Creating a campaign budget

One of the most important aspects of running a successful adoption pledge campaign is setting the right budget. It is critical to know how much money you will need to execute your campaign.

To create a sufficient budget you have to consider some basic rules:

  1. At first ask yourself for which tactics/objectives you need funding for and when you should start fundraising.
  2. Set high and low estimates of how much money your campaign needs – and then add the odd one-third extra, just in case of unforeseen expenditures. Including:
    1. Actual project costs (labour expenses, storyboarding/scriptwriting, office space)
    2. Fees
    3. Unexpected expenses
  3. Select a responsible person – selecting a finance chair or treasurer can be very helpful by solely dealing with your financial issues.
  4. Use a range of fundraising techniques available e.g. membership donations, local organisations and businesses, online donations, crowd-funding, utilise your champions’ relations. Your previous mapping of stakeholders, power distribution etc. should help you to determine which techniques are most suitable for your campaign.
  5. Whatever your fundraising method, don’t forget to thank donors personally.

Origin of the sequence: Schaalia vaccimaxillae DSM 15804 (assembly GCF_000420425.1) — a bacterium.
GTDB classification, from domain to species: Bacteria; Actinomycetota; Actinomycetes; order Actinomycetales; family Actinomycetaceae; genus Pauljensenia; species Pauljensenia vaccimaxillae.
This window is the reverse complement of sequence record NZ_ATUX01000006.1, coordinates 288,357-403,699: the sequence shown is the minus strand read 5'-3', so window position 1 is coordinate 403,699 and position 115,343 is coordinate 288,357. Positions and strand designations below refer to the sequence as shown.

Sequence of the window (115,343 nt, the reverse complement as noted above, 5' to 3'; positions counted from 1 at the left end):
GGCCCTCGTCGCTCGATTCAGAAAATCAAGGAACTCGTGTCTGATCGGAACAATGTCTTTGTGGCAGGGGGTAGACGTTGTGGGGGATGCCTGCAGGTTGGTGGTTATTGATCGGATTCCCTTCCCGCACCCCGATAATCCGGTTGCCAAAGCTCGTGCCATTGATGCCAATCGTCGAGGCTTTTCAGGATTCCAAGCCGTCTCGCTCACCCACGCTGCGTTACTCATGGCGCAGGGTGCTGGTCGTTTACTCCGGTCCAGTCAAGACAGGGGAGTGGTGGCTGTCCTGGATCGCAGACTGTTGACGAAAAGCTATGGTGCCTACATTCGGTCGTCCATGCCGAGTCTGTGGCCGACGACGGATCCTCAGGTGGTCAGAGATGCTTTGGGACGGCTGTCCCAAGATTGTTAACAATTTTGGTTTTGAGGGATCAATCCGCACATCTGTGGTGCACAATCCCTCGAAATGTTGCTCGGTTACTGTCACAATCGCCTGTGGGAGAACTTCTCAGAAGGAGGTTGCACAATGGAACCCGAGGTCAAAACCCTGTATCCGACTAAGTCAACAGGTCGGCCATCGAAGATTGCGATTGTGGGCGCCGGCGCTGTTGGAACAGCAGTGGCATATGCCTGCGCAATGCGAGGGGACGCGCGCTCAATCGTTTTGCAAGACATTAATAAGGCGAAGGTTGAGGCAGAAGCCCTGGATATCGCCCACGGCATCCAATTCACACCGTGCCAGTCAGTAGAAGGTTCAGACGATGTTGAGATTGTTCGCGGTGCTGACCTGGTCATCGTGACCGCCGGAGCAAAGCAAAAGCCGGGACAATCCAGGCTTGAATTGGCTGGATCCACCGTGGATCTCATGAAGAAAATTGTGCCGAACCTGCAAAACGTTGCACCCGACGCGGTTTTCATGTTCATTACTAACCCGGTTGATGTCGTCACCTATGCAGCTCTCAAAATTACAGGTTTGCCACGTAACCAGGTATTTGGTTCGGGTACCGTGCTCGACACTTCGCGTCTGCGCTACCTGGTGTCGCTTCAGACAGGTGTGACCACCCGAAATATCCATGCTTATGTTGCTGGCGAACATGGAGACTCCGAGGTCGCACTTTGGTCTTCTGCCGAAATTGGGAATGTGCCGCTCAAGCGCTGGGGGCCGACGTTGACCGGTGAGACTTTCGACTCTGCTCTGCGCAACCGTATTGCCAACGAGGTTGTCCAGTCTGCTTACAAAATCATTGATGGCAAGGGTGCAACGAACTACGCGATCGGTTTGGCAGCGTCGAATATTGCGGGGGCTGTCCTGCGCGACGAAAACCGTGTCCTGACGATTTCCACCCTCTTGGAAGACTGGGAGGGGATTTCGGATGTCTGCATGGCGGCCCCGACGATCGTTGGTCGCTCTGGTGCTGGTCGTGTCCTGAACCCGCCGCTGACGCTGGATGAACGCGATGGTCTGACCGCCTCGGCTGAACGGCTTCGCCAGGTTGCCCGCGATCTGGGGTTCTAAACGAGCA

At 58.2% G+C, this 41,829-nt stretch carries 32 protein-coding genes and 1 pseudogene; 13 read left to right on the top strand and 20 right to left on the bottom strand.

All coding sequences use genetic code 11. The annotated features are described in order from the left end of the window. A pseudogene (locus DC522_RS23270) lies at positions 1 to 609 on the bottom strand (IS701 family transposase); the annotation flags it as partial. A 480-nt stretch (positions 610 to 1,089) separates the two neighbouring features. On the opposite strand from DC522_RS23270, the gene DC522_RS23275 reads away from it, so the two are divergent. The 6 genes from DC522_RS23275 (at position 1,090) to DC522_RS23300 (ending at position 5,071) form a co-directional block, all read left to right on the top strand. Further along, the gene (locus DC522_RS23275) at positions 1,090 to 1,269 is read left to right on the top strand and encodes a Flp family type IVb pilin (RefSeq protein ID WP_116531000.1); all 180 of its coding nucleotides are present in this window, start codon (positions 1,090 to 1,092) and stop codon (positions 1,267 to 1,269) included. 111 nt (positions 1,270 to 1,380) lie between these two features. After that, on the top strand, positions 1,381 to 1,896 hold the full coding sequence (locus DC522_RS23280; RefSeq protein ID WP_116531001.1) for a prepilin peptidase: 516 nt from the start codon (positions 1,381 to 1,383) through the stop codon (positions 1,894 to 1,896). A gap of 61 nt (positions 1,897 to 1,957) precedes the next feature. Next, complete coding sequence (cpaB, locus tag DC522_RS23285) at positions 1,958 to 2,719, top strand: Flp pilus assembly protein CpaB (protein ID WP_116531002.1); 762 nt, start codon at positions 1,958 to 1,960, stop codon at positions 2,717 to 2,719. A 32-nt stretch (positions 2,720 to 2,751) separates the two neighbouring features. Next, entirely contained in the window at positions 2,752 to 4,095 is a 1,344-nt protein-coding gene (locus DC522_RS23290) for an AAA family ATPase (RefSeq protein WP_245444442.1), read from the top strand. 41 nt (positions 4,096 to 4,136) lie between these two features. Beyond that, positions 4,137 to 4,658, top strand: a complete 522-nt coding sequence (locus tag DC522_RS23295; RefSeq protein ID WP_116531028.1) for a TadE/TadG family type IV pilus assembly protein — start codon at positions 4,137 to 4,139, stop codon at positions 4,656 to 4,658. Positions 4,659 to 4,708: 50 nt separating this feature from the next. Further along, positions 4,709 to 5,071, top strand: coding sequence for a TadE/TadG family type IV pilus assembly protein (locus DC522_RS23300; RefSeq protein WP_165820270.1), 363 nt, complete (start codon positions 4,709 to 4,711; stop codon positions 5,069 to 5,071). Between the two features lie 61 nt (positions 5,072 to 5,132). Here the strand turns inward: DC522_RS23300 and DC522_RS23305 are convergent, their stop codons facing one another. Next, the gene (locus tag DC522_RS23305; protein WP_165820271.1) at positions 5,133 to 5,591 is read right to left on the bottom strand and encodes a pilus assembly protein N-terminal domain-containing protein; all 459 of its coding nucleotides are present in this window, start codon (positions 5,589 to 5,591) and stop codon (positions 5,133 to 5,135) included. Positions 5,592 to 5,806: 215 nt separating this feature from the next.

Some useful tips for creating your budget and raise funds:

Recruit volunteers

It’s not always true, but very often more people means greater impact of a campaign. More people can more easily succeed in pressuring your target to pledge to 100% renewable energy.It isn’t always easy to recruit people for your cause – but it will benefit your campaign by making it more visible in the public, giving you additional sources of ‘power’ to influence your targets, brings new ideas, and builds a sense of community. There are many ways to scale-up your manpower, depending on your targets, if you want to find out more click here: .

Sometimes, shortcomings in resources can be overcome at a later point in your campaign, so you will also need a timeline for the life of your campaign (generally no more than 36 months, more often 12 months). In this timeline, you should include:

  • Key external opportunities such as events, and work programmes of other organisations which might start
  • Decision making dates
  • Key dates – what do you need and by when

Objective timeline template
Reality check template

If politics is the ‘art of the possible’, campaigning is the science and art of changing what is possible. Campaigning lowers the barriers and increases the incentives to take action.

Chris Rose

Director International Development at Canadian Red Cross